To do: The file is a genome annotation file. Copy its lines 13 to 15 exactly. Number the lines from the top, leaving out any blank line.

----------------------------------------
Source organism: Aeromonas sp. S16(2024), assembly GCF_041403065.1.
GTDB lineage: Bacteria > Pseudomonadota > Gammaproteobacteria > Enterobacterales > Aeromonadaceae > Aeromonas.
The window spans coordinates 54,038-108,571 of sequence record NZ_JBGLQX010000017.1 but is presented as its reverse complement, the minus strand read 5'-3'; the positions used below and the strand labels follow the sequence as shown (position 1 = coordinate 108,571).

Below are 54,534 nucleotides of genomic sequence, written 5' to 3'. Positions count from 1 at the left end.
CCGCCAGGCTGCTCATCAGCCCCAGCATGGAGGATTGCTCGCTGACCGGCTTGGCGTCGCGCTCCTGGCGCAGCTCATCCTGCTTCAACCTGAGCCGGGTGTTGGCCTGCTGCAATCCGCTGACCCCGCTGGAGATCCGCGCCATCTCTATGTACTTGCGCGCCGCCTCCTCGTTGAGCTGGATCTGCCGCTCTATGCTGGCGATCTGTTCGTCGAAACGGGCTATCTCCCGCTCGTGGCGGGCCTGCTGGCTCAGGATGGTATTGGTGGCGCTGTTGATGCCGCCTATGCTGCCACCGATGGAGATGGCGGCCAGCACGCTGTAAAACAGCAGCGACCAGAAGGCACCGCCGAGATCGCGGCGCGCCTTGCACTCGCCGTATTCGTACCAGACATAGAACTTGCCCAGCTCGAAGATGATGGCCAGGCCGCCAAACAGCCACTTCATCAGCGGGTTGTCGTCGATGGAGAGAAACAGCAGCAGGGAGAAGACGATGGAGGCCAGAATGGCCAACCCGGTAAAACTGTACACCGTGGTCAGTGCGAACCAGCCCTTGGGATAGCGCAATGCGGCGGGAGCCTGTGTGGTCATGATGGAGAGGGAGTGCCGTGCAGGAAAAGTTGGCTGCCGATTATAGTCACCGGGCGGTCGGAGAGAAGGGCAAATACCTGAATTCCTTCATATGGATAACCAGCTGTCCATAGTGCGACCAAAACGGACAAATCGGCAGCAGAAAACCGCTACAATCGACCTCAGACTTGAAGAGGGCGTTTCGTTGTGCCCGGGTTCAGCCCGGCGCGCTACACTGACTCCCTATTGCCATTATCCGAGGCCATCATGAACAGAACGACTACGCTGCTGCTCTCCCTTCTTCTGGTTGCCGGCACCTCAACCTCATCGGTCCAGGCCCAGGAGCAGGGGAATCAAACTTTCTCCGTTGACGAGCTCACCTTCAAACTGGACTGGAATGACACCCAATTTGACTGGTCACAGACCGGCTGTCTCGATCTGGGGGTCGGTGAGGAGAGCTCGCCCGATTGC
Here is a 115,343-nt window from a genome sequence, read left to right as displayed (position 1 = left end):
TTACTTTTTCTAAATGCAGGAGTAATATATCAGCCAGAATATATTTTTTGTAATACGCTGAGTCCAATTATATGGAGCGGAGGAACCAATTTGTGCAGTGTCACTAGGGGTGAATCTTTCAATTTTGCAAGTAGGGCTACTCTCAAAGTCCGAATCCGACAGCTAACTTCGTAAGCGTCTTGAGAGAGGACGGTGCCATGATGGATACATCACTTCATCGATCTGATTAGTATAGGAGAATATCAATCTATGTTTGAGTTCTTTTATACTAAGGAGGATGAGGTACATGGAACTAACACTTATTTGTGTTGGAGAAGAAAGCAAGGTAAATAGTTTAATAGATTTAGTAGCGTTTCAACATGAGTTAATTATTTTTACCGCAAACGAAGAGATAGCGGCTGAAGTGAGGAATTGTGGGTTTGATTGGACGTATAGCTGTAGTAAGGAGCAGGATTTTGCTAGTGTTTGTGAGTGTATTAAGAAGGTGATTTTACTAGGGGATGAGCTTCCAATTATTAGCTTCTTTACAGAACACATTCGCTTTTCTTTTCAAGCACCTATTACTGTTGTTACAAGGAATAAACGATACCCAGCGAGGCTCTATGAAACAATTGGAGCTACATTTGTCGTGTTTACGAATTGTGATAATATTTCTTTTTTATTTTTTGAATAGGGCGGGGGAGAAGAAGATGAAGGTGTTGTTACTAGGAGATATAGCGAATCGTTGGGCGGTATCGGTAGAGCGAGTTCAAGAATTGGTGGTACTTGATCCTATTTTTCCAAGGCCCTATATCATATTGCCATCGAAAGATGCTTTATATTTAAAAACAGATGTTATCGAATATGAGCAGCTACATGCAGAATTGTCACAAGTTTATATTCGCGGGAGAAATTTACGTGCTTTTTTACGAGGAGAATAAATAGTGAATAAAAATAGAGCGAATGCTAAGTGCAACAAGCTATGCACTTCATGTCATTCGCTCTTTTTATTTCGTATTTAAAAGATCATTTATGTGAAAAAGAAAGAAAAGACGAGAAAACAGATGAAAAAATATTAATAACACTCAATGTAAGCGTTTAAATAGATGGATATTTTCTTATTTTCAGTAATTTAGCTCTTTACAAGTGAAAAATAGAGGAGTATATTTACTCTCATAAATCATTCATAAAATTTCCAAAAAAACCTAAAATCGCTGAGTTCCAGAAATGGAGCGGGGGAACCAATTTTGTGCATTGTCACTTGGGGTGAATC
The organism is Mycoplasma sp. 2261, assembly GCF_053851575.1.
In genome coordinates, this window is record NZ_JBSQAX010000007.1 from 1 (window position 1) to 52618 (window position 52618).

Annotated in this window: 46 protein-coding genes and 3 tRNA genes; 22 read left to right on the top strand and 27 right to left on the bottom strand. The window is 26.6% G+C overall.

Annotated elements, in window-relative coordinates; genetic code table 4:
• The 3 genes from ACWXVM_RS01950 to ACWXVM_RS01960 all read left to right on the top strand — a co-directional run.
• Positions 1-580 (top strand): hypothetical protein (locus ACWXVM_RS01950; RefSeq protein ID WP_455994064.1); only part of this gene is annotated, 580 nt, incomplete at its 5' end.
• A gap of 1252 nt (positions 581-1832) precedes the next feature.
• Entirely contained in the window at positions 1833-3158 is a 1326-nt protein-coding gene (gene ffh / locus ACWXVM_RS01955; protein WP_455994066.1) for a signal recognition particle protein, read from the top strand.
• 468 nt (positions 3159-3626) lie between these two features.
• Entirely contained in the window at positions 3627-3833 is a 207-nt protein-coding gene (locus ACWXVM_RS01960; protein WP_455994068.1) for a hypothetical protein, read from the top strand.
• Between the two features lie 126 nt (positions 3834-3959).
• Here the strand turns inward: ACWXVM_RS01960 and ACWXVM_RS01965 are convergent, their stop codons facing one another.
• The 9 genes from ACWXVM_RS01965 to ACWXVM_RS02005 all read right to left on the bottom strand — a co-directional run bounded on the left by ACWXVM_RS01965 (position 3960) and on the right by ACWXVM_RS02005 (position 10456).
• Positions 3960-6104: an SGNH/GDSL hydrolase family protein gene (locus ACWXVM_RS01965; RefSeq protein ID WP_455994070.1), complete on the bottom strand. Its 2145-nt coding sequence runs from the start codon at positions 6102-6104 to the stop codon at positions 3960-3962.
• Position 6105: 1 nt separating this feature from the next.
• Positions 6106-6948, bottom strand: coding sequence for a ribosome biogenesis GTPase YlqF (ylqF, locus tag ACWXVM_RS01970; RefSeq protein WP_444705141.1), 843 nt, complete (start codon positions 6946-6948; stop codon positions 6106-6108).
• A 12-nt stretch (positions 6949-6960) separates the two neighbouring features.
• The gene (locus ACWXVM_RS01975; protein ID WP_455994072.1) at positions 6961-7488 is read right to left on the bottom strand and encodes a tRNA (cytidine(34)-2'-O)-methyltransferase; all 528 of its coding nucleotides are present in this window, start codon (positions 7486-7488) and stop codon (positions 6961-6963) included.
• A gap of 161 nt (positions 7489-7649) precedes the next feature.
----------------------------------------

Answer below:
• Positions 1-580 (top strand): hypothetical protein (locus ACWXVM_RS01950; RefSeq protein ID WP_455994064.1); only part of this gene is annotated, 580 nt, incomplete at its 5' end.
• A gap of 1252 nt (positions 581-1832) precedes the next feature.
• Entirely contained in the window at positions 1833-3158 is a 1326-nt protein-coding gene (gene ffh / locus ACWXVM_RS01955; protein WP_455994066.1) for a signal recognition particle protein, read from the top strand.